When US professors John Mearsheimer and Stephen Walt published their essay on The Israel Lobby in 2006, they argued that a right-wing, pro-Israel lobby held sway over Washington, causing leaders and Presidents to make harmful, wrong decisions for the sake of a small state thousands of miles away.
To them, while "Israel's enemies are weakened or overthrown," it is the US which "does most of the fighting, dying, rebuilding, and paying." The logic goes like this; if you see your taxes increasing and your soldiers dying, it is reasonable to ask questions of your government. If your government is being controlled by lobbyists linked to a sinister nation that is constantly at war, this lobby should be viewed as a huge problem for your country.
Many people who read the essay saw parallels between it and the classic form of antisemitism and anti-Jewish thinking - Jews are perceived as powerful, threatening, attempting to corrupt and control nations.
Mearsheimer and Walt suggest that anyone who says there is an Israel lobby "runs the risk of being charged with antisemitism" despite the fact that even Israel's media refers to America's "Jewish lobby". Fear of being called an antisemite is effective, as "no responsible person wants to be accused of it". Accusations of antisemitism should therefore be regarded as mischievous, insincere, and strategically deployed.
Mearsheimer and Walt have repeatedly denied charges of antisemitism. They insist they are but friendly critics of Israel and of US foreign policy. Moreover, to note the echoes of age-old conspiracy theorising about Jewish power would be to demonstrate the truth of the thesis.
He described Mein Kampf as 'a very very interesting read'
Mearsheimer's repudiation of antisemitism has been dealt a blow recently. He endorsed a book by Gilad Atzmon, an Israeli jazz musician who lives in London and describes himself as an "ex-Jew". His book about Jewish identity is entitled The Wandering Who?
Mearsheimer wrote for Atzmon's blurb that he had "written a fascinating and provocative book on Jewish identity in the modern world. He shows how assimilation and liberalism are making it increasingly difficult for Jews in the diaspora to maintain a powerful sense of their 'Jewishness'."
One wonders, is the book actually about diaspora identity, or diaspora Jewish behaviour? Atzmon has long argued that Jewish lobbies control the world, and support for Israel is merely a sub-set of a greater problem: that of Jewish power itself.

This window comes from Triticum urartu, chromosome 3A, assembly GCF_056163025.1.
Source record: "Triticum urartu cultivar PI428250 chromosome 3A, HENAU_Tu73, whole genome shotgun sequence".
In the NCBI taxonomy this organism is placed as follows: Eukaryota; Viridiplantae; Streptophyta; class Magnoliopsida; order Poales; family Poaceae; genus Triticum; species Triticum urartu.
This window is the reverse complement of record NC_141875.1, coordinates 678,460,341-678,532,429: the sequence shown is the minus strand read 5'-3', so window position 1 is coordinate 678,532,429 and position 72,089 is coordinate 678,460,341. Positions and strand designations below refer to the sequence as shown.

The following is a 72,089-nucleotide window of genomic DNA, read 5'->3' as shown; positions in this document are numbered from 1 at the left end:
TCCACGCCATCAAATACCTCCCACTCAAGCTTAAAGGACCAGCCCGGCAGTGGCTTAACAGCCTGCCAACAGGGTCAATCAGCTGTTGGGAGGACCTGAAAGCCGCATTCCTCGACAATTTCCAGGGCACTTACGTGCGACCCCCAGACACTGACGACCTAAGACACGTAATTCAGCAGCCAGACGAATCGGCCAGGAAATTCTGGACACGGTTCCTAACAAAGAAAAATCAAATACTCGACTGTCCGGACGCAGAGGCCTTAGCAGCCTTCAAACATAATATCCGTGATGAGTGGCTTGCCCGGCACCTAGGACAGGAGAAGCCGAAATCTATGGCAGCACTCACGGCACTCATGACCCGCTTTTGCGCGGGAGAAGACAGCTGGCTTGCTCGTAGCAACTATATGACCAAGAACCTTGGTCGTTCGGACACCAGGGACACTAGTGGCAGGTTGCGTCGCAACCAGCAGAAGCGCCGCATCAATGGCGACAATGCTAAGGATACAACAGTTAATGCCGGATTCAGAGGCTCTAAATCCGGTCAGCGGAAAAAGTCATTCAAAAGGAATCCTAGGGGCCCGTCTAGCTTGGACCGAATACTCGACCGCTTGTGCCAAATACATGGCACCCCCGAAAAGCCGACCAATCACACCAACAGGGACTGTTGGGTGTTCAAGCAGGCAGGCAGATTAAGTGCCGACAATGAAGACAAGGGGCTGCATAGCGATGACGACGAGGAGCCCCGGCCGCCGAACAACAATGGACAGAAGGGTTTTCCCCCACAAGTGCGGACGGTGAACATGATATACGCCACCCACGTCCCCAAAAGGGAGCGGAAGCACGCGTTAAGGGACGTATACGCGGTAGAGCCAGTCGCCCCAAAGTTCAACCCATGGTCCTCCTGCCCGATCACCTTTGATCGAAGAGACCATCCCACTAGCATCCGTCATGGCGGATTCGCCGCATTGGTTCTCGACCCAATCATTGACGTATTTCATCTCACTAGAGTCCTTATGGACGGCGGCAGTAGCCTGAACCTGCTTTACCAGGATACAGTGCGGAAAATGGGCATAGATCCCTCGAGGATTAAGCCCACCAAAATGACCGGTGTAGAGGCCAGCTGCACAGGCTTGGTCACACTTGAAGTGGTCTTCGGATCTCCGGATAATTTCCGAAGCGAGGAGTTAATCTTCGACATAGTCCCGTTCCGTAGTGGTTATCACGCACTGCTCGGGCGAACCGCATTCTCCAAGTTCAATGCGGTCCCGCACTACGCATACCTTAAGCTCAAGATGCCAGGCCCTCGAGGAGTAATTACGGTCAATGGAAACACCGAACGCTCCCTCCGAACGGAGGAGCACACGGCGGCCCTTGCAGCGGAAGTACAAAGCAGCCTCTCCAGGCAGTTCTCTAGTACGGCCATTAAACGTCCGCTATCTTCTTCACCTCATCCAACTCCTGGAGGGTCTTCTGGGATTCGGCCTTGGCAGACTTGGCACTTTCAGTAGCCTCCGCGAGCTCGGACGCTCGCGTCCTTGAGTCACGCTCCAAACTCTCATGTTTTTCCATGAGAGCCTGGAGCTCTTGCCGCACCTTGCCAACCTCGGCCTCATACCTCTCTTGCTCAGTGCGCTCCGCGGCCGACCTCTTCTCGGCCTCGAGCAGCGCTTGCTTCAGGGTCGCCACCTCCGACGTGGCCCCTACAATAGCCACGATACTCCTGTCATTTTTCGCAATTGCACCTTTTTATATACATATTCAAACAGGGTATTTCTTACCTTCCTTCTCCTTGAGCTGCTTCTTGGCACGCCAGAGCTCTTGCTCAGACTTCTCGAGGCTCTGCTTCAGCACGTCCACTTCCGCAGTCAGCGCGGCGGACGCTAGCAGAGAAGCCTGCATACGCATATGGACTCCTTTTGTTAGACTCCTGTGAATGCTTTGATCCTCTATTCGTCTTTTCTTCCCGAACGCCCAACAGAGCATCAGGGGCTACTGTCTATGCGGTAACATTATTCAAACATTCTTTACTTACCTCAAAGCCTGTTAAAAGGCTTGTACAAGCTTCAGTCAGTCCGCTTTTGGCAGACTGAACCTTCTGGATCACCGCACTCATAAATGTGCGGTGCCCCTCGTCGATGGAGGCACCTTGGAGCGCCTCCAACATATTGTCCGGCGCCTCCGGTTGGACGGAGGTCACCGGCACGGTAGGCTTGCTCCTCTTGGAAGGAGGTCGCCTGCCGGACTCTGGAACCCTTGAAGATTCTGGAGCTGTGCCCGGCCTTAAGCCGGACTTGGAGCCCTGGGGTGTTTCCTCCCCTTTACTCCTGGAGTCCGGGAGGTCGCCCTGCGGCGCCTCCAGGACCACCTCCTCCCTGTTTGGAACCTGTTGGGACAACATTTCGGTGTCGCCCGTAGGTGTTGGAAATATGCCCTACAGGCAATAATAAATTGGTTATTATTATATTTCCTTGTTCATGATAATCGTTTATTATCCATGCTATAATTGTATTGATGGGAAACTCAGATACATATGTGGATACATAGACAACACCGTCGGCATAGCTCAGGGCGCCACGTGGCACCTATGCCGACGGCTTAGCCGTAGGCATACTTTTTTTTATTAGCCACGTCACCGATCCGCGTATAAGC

He has claimed that diaspora Jewish behaviour has proved the arguments of The Protocols of the Elders of Zion, writing in 2006 that "American Jewry makes any debate on whether the Protocols are an authentic document or rather a forgery irrelevant. American Jews do control the world." Tellingly, Atzmon included the bracketed words "in fact Zionists" after his bluff was called.
Atzmon even argued that Jewish behaviour will eventually prove Hitler correct. For him, "the imaginary future can re-write its past". Atzmon envisaged the "horrific situation" of "an Israeli so-called 'pre-emptive' nuclear attack on Iran that escalates into a disastrous nuclear war" killing tens of millions. He continued: "I guess that amongst the survivors of such a nightmare scenario, some may be bold enough to argue that Hitler might have been right after all".
After these, and other quotes were made public, Mearsheimer published a defence of Atzmon on Walt's blog, drawing attention to an Atzmon article last year in which he wrote "Jewish lobbies certainly do not hold back when it comes to pressuring states, world leaders and even super powers. AIPAC's behavior last week reminded me of the Jewish declaration of war against Nazi Germany in 1933." Praising it, Mearsheimer commented: "There is no question that this statement [that Jewish lobbies pressure super powers] is accurate and not even all that controversial".
Mearsheimer believes Atzmon's new book is "fascinating and provocative". He thinks Atzmon is a "universalist" who sees himself as a dissident "like Marx and Spinoza." But, far from being a universalist, Atzmon does little more than recycle familiar antisemitic canards. Atzmon thinks that Fagin and Shylock are not antisemitic, but are points on an "endless hellish continuum" linking fictional Jews of the past with contemporary Israel. This past week, Atzmon described Mein Kampf as "a very very interesting read", claiming that he "could hardly find anything about the Jews".
Mearsheimer and Walt will retain their academic standing, and will still be widely read tomorrow. The "Israel lobby" is not as powerful as they might imagine.